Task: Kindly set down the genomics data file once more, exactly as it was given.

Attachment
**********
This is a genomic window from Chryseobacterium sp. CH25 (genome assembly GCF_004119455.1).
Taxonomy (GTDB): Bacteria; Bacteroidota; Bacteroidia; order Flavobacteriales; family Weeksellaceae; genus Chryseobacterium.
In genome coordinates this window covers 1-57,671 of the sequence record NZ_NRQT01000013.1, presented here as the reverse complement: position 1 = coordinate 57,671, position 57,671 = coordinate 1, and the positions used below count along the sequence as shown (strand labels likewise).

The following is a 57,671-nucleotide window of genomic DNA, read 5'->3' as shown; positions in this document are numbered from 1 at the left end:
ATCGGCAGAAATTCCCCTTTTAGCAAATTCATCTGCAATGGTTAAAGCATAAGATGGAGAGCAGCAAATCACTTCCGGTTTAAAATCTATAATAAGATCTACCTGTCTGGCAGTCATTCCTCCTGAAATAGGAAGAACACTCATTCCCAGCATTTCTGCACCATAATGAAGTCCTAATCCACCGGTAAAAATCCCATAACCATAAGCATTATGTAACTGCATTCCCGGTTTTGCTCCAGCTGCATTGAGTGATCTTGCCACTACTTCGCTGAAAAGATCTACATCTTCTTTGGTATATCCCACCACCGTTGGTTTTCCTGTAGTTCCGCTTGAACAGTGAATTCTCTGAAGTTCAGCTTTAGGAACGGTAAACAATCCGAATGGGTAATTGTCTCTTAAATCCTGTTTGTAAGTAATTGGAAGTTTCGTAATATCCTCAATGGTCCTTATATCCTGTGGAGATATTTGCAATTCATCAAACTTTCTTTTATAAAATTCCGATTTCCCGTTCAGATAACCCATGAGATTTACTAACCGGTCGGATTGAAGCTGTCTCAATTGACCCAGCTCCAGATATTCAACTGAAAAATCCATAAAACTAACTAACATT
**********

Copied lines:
This is a genomic window from Chryseobacterium sp. CH25 (genome assembly GCF_004119455.1).
Taxonomy (GTDB): Bacteria; Bacteroidota; Bacteroidia; order Flavobacteriales; family Weeksellaceae; genus Chryseobacterium.
In genome coordinates this window covers 1-57,671 of the sequence record NZ_NRQT01000013.1, presented here as the reverse complement: position 1 = coordinate 57,671, position 57,671 = coordinate 1, and the positions used below count along the sequence as shown (strand labels likewise).

The following is a 57,671-nucleotide window of genomic DNA, read 5'->3' as shown; positions in this document are numbered from 1 at the left end:
ATCGGCAGAAATTCCCCTTTTAGCAAATTCATCTGCAATGGTTAAAGCATAAGATGGAGAGCAGCAAATCACTTCCGGTTTAAAATCTATAATAAGATCTACCTGTCTGGCAGTCATTCCTCCTGAAATAGGAAGAACACTCATTCCCAGCATTTCTGCACCATAATGAAGTCCTAATCCACCGGTAAAAATCCCATAACCATAAGCATTATGTAACTGCATTCCCGGTTTTGCTCCAGCTGCATTGAGTGATCTTGCCACTACTTCGCTGAAAAGATCTACATCTTCTTTGGTATATCCCACCACCGTTGGTTTTCCTGTAGTTCCGCTTGAACAGTGAATTCTCTGAAGTTCAGCTTTAGGAACGGTAAACAATCCGAATGGGTAATTGTCTCTTAAATCCTGTTTGTAAGTAATTGGAAGTTTCGTAATATCCTCAATGGTCCTTATATCCTGTGGAGATATTTGCAATTCATCAAACTTTCTTTTATAAAATTCCGATTTCCCGTTCAGATAACCCATGAGATTTACTAACCGGTCGGATTGAAGCTGTCTCAATTGACCCAGCTCCAGATATTCAACTGAAAAATCCATAAAACTAACTAACATT